When Ohio State wrapped up spring practice, Coach Urban Meyer gave a synopsis of each position.
His overall thought of offensive line didn’t come off as glowing.
“I would put them as non-functional in January,” Meyer said of the OSU offensive linemen. “And then functional after spring practice.”
Many knew that the offensive line had much work to do this offseason considering the anchors of last year’s line, Mike Brewster, Mike Adams and J.B. Shugarts, are in NFL camps, the top name on the depth chart at right tackle, Reid Fragel, was a tight end last year, and the junior guard Andrew Norwell is the only person returning to the starting position he held down a year ago.
Making matters more difficult is the recent arrest and indefinite suspension of Mewhort, along with tight end Jake Stoneburner for reportedly urinating in public and fleeing from police. It hasn’t been determined when Mewhort might be reinstated. He and Stoneburner are suspended until the issue is resolved.
Even when Mewhort is reinstated, Ohio State has some strides to make on the offensive line.
The depth chart released by Meyer after spring drills has Mewhort (6-6, 310) and Fragel (6-8, 298) at tackle, Norwell (6-6, 304) and junior Marcus Hall (6-6, 317) at guard and junior Corey Linsley (6-3, 292) at center.
The backups have very little experience. Tackle Darryl Baldwin was on defense last year, tackle Taylor Decker and center Jacoby Boren were in high school last year, and guard Tommy Brown redshirted as a freshmen. Only backup guard Antonio Underwood lettered among the primary backups.
If there is one lineman who has gotten rave reviews over the past spring practices, it’s Linsley. Said Meyer of the junior from Boardman: “He was a pleasant surprise. He has the potential to be a very good player. Very committed player.”
“Guys like Marcus, you saw huge improvements,” he said. “Antonio Underwood, Jacoby Boren … shoot … Tommy Brown has gotten a heck of a lot better.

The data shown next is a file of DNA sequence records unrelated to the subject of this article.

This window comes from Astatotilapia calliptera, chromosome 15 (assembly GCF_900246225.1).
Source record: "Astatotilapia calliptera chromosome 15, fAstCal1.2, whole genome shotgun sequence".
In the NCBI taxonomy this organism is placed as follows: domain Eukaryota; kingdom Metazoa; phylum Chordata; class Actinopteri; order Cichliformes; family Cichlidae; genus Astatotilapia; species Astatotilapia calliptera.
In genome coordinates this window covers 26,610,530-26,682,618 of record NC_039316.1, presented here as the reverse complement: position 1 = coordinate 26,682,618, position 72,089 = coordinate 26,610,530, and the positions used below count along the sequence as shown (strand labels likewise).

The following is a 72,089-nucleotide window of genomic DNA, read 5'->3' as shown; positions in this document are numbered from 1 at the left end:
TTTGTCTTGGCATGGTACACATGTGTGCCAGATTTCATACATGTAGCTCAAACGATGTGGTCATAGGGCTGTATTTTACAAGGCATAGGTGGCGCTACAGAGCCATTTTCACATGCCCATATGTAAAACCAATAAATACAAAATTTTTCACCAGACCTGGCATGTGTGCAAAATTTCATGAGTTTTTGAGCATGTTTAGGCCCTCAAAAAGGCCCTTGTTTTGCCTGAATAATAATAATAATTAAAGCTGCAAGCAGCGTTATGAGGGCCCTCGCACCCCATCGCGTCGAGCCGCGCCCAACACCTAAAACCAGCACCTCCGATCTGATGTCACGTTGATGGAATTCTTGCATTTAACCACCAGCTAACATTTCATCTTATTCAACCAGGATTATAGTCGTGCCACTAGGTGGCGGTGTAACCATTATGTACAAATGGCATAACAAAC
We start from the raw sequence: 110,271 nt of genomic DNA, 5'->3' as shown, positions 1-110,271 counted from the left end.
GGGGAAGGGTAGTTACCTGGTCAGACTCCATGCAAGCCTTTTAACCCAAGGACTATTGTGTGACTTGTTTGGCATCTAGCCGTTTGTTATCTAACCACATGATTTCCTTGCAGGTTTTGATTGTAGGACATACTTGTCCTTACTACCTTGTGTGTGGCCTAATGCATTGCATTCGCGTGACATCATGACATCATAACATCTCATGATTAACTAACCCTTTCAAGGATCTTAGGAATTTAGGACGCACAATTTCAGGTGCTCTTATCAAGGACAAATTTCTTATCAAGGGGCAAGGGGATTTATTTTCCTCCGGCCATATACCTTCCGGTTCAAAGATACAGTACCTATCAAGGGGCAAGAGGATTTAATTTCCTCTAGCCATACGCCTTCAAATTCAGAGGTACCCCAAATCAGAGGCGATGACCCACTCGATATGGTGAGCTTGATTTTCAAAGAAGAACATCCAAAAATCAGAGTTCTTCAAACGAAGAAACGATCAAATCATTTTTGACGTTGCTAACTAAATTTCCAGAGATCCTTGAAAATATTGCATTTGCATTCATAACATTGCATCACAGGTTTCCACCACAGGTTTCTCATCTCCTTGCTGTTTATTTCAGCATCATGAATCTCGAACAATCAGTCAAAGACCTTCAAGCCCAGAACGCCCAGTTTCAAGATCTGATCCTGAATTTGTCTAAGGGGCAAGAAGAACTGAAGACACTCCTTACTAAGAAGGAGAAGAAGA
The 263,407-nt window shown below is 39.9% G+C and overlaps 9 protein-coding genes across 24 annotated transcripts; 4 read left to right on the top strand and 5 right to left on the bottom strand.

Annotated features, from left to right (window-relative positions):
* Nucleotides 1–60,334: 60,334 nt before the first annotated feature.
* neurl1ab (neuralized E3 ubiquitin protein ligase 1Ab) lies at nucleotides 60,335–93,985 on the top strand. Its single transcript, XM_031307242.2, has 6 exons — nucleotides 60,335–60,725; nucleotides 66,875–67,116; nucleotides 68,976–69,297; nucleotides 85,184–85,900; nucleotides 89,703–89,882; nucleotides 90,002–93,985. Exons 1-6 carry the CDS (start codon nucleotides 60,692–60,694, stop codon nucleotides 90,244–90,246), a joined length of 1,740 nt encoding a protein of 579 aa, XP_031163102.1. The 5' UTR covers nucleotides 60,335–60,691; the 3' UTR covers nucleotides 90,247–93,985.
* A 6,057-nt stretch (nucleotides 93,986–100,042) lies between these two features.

Both Linsley and Mewhort said the change of coaching staffs, particularly the change of offensive line coaches from Jim Bollman to Ed Warriner, is not a monumental issue. Linsley said both Bollman, now coaching at Boston College, and Warriner, who came to Ohio State from Notre Dame, are both outstanding technicians.
The only difference is delivery, where Bollman comes off more as low key and Warriner, as Linsley put it, “is more of a rah-rah guy.” Added Linsley, “We’re still coming off the ball. It’s still the principle of the offensive line. It’s just a different system.” Mewhort said it is important for the offensive linemen to build on the momentum they started in spring drills. Particularly taking that to heart is Decker, the 6-8, 315-pound true freshman from Vandalia Butler who is pushing Fragel for a starting position. In addition, fellow true freshmen Kyle Dodson (6-6, 315), Joey O’Connor (6-4, 295) and Pat Elflein (6-3 285) will join the list of competitors when camp opens in August.
“Complacency kills,” Mewhort said. “Just because someone says we’ve come a long way doesn’t mean we’re there. We’ve got a long way to go. We’ve got to take little steps every day and eventually we’ll be there.”
When practice resumes I expect the offensive line to continue to improve, especially with more players coming in, igniting competition. With Braxton Miller being a mobile quarterback, the line will be able to get away with a few mistakes, but that certainly will not be unnoticed by Coach Meyer. Early on, I expect a little in consistency given the inexperience of the players but by the third game this unit should begin to gel.
Overall Grade: C+
The unit isn’t great, yet, but they aren’t horrible and they are young. With experience from game play, the unit will improve and should be a better line than the ones that have struggled against athletic lines in recent memory.
About the Author
Written by Jimmy Martinez
I am a recent graduate of The Ohio State University. I currently live in Columbus, OH, but am originally from Derwood, Maryland.